The Commission on Sustainable Development met to open the high-level segment of its seventeenth session, focusing on the priority themes: agriculture, rural development, land, drought, desertification and Africa. Today's programme is expected to include one plenary round table and two sub-round tables on "Responding to the food crisis through sustainable development".
Commission Chair GERDA VERBURG ( Netherlands) said it was clear that humanity was living in a world of crises -- with the food crisis, energy crisis and, more recently, the financial and economic crisis. At a time when it was most needed, sustainable development was hit in its heart. Nevertheless, the average per capita income was higher than any time in the past. Enough food was being produced for everyone, yet nearly a billion people, most of whom depended on agriculture for their daily livelihoods, lived on less than $1 a day. Although no longer on the front page, the food crisis was still there and the achievement of the first Millennium Development Goal was further way than ever. One of the world's biggest challenges required figuring out how to feed 9 billion people by 2050.
Against the backdrop of those multiple crises, she urged delegations not to add another crisis; a leadership crisis. Old solutions no longer fit the challenges of the twenty-first century. As Namibia's Minister Netumbo Nadi Ndaitwah had said at the Commission's high-level preparatory meeting in her country: "If you do what you did, you get what you got". The time for change had come, and the current session should set the scene for that change. Its message should be credibility, cooperation and commitment -- the credibility to stick to its promises via a shared vision; the cooperation to build public-private partnerships at all levels; and the commitment to implement agreements on the ground.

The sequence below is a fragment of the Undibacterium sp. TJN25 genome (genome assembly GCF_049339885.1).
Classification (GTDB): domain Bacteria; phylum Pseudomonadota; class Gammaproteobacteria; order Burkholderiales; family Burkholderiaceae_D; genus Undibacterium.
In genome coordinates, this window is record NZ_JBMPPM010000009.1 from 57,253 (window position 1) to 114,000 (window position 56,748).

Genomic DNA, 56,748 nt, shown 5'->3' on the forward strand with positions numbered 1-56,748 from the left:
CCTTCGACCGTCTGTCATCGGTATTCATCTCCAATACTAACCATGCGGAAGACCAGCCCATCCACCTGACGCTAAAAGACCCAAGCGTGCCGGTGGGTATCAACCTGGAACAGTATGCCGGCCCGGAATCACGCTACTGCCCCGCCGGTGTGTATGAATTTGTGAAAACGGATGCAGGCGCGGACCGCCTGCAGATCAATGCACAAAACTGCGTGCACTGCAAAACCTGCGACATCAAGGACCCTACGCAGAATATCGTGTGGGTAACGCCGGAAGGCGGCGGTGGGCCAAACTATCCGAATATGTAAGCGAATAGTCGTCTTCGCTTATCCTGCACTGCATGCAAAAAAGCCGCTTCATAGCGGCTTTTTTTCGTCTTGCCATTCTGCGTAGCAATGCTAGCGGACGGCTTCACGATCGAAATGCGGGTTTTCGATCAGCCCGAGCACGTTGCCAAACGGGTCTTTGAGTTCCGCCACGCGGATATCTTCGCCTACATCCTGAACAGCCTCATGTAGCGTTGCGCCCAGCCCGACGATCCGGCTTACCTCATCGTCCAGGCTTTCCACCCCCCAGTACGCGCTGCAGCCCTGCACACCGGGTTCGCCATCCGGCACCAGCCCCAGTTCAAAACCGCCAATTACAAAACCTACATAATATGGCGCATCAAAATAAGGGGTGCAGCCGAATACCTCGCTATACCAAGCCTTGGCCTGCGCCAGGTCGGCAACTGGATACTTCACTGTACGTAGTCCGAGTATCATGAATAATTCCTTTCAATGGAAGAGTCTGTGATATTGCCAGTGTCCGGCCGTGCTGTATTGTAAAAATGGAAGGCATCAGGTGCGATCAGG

Doing so required dedication and leadership, she said, emphasizing the wisdom of farmers who understood that it was necessary to plant first to be able to harvest later. A paradigm shift would be required, with agriculture being seen as part of the solution. Indeed, it was at the heart of poverty reduction and, in many developing countries, was driving economic development. It was crucial for the conservation and sustainable use of natural resources and should also be at the heart of the climate-change agenda.
Highlighting the ongoing negotiations for a successful outcome for the session, she said she was optimistic that the result would be a positive document with new concrete actions and deliverables that went hand in hand with the shared vision developed at the high-level segment. That vision would first and foremost call for a sustainable and home-grown green revolution, especially in Africa. It would encompass ideas, technologies, agricultural and trade policies, market access and financial means. New, creative and innovative thinking was needed to complement concrete actions and means for implementation. The green revolution must unfold along a five-track approach: increasing investments in sustainable agriculture; creating an enabling environment; developing sustainable production and food chains; improving market access, especially for developing countries; and strengthening the social safety net and access to finance.............
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